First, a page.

Want to zoom in on a supernova?

By Casey Frye, CCNN Writer

supernova blast
I don’t even know the name of that color! This supernova contained the most recent black hole formed in the Milky Way, as of February of 2013.

When a star has much more mass than its core can handle, it explodes into a supernova. These explosions can burn as much energy in one instance as our own Sun is expected to burn in its lifetime, and shine brighter than an entire galaxy! The displays are simply stunning, and according to researchers from Ohio State University, you only have to wait 50 years to see one for yourself in our very own Milky Way galaxy.

Well, the chances of seeing one with the naked eye are low, but with a specialized telescope, it’s totally possible. “Every few days, we have the chance to observe supernovae happening outside of our galaxy,” said study author Scott Adams, a doctoral student at Ohio State. “But there’s only so much you can learn from those, whereas a galactic supernova would show us so much more.”

The thing is, our galaxy contains soot-like materials that absorb light and make it difficult to see the beautiful disaster, so having one occur in our own galaxy would be the sight of a lifetime. In fact, researchers are 100% certain that the display will be visible… if you have a telescope. Sadly, that number drops down all the way to 20-50% depending where you are on Earth, for amateurs anyway.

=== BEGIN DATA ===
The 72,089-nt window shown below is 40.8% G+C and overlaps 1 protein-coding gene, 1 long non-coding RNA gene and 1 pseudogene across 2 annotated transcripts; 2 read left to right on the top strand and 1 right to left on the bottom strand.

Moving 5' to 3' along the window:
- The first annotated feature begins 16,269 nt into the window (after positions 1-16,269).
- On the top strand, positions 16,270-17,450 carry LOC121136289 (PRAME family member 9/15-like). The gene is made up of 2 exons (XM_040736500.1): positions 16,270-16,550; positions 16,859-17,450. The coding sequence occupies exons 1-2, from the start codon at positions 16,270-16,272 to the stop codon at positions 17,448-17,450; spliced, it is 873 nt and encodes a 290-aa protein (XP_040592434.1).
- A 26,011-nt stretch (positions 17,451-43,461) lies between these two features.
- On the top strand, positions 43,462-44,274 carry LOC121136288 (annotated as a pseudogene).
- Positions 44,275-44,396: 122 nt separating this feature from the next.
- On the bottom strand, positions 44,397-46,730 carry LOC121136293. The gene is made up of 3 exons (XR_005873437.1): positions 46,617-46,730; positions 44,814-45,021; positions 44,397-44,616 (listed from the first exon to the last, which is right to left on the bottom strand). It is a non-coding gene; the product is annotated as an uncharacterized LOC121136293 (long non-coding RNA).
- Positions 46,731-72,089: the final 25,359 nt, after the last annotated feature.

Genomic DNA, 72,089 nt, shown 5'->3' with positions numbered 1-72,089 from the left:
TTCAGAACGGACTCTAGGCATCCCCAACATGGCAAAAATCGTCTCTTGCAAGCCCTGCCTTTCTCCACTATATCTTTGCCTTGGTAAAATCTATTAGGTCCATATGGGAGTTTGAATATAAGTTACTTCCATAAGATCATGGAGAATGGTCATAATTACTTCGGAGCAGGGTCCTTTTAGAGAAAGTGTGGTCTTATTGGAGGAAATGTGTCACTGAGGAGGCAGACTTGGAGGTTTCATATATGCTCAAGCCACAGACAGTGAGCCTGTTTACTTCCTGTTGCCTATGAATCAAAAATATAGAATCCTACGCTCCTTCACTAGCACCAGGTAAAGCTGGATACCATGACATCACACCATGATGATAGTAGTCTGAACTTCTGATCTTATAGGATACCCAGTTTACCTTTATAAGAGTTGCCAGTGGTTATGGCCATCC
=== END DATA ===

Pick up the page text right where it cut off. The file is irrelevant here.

I have no doubt there are several professionals who have their high-tech equipment actively scanning the sky as we speak. If they can detect the potential supernova from the moment of it’s birth (or should I say death?), they can learn more about stellar explosion than we’ve ever dared to dream.“We see all these stars go supernova in other galaxies, and we don’t fully understand how it happens. We think we know, we say we know, but that’s not actually 100 percent true,” said Christopher Kochanek, professor of astronomy at Ohio State and the Ohio Eminent Scholar in Observational Cosmology. “Today, technologies have advanced to the point that we can learn enormously more about supernovae if we can catch the next one in our galaxy and study it with all our available tools.”

Images courtesy of NASA.